The importance of snow cover in the process of river recharge

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Snow powder… A bane for some, a joy for others. But regardless of our attitude to this form of precipitation, it is worth knowing that these billions of unique flakes are of great importance to nature, to industry, to agriculture, to us humans, to the world.

Everyone knows that water is the main component of all living organisms and that it plays a very important role in the human body. It is elementary, without it there is no life. And I mean that literally. It is assumed that without food a person can survive about 14 – 21 days, while without water the value is about 7. Virtually all of us have access to water in sufficient quantity and quality. And with households almost completely supplied with mains water, its availability at the “tap” at any time of the day or night, seems to be a given. We take for granted that it will always be there, and the summer droughts that are occurring with increasing frequency do not force everyone to save it. And also most people equate drought only with summer, high temperatures and a deficit in precipitation. Meanwhile, snow droughts, or periods of unusually low snow cover for the season, are becoming more common. So much for those smaller snowfalls across the country or snow occurring only in the mountains, we shouldn’t be happy at all.

How important is snow? Very! It is estimated that the volume of water in the form of snow, ice and glaciers on Earth is 24,064,000 km3, which is 1.74% of the total amount of water. But in terms of freshwater resources on our globe, it already accounts for about 69%.

Snow cover is an important source of fresh water on Earth. Meltdowns each year account for half of the world’s freshwater supplies, and up to 75 percent in the case of western areas of the US. Snow also plays a huge role in our country. This is because Polish rivers are fed by rainwater and water from melting snow cover. Poland’s water resources are small compared to other European countries, amounting to about 60 km3. However, they can vary – in a very dry year they are smaller than 40 km3, while in a very wet year they are larger than 90 km3. They are characterized by high seasonal variability and uneven spatial distribution. More than 70% of Poland’s water resources are surface water, while less than 30% are groundwater. And that’s where our tap water comes from.

Studies show that the amount of water flowing in a river depends largely on how much precipitation comes in the form of snow.

Snow accumulates in the cold winter months, forming a snow cover that thaws in spring and early summer. In a short period of time, during the melting of the snow cover, the channel of the watercourse is fed with a large amount of water. Meltwaters create water sources that then feed streams, rivers and lakes on their way to the sea. Snow cover supports entire ecosystems as snowmelt water flows from mountain streams into rivers, lakes and coastal areas. It can be said that snow is a winter free retention reservoir with a huge volume. Citing the National Snow and Ice Data Center, 40 million people in the United States are supplied with water from the Colorado River, whose supplies are stored in several reservoirs for this purpose. However, it should be noted that for the upper Colorado River basin, the most important “reservoir” is the snow cover. In addition, the potential for storing water in the form of snow in the mountains is much greater than in all other reservoirs on the river.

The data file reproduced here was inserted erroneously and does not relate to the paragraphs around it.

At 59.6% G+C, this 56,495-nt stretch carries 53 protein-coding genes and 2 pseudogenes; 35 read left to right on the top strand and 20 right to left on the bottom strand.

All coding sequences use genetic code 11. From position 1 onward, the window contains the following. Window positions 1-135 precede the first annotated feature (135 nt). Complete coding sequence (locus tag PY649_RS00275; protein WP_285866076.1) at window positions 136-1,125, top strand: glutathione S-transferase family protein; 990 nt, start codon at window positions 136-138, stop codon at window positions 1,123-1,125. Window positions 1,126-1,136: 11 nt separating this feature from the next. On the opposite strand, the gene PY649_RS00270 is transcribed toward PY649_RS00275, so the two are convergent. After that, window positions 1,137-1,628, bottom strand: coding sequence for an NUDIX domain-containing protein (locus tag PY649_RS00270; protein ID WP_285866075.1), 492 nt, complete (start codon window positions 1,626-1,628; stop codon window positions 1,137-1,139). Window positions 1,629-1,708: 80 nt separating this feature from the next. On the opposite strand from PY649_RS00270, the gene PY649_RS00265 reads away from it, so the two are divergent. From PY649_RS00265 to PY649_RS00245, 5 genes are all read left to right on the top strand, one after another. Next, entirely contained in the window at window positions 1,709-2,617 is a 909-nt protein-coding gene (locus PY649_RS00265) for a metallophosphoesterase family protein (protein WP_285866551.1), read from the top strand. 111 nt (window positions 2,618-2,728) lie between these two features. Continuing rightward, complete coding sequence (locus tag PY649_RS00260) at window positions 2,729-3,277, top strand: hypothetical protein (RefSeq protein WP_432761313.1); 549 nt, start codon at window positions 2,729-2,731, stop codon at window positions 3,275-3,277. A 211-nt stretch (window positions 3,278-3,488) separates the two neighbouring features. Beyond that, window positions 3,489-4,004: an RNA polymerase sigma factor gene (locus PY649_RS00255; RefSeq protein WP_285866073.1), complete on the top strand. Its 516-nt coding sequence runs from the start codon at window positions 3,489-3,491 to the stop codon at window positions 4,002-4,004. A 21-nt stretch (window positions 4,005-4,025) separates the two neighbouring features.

Lying on the earth’s surface is a huge amount of fresh water. They are not available immediately, you have to wait until they melt and get into the rivers. However, when it comes to snowmelt, the pace is important. The gradual, slow thawing of the snowpack provides nature with water at a “reasonable” rate when it is needed most. The water content of the soil is also increased – a supply to be used in the spring. During this time, natural aquifers and man-made reservoirs are also replenished. So, a little snowfall will translate into low water content in the soil, resulting in agricultural drought, and this, combined with the lack of rainfall in the summer, will translate into a shortage of much-needed water for plants. It should also be emphasized that a rainy winter, but without snowfall, will not provide a sufficient supply of water, as the water will quickly drain from the ecosystems. Also, the rapid melting of snow due to a significant increase in temperature is not beneficial, as it causes water to run off quickly into rivers without having time to infiltrate. In addition, it can generate flood risks. Earlier, faster snow melt will affect the drying up of rivers in late summer, but also greater evaporation from soil exposed too early.

The drought that occurs during the summer is not just about reduced yields. This consequently means less water flowing in rivers, and thus less water available to us for our daily purposes. During the summer, some rivers, as a result of the lack of supply in the form of precipitation, high temperatures, and thus intense evaporation, being fed only by groundwater (which will also not be replenished by winter snowmelt), will dry up in places. Water deficits may occur throughout the country, but central and western Poland, including Greater Poland, is most vulnerable to drought. One factor influencing this, in addition to the existing disparity between precipitation and evaporation, is the increasingly frequent occurrence of snowless winters. The aforementioned snow droughts, which occur especially in areas characterized by recharge coming mainly from snow cover, result in less water being delivered to the region in the form of snow or rain.

In conclusion, snowfall is crucial for a regulated and secure free economy.

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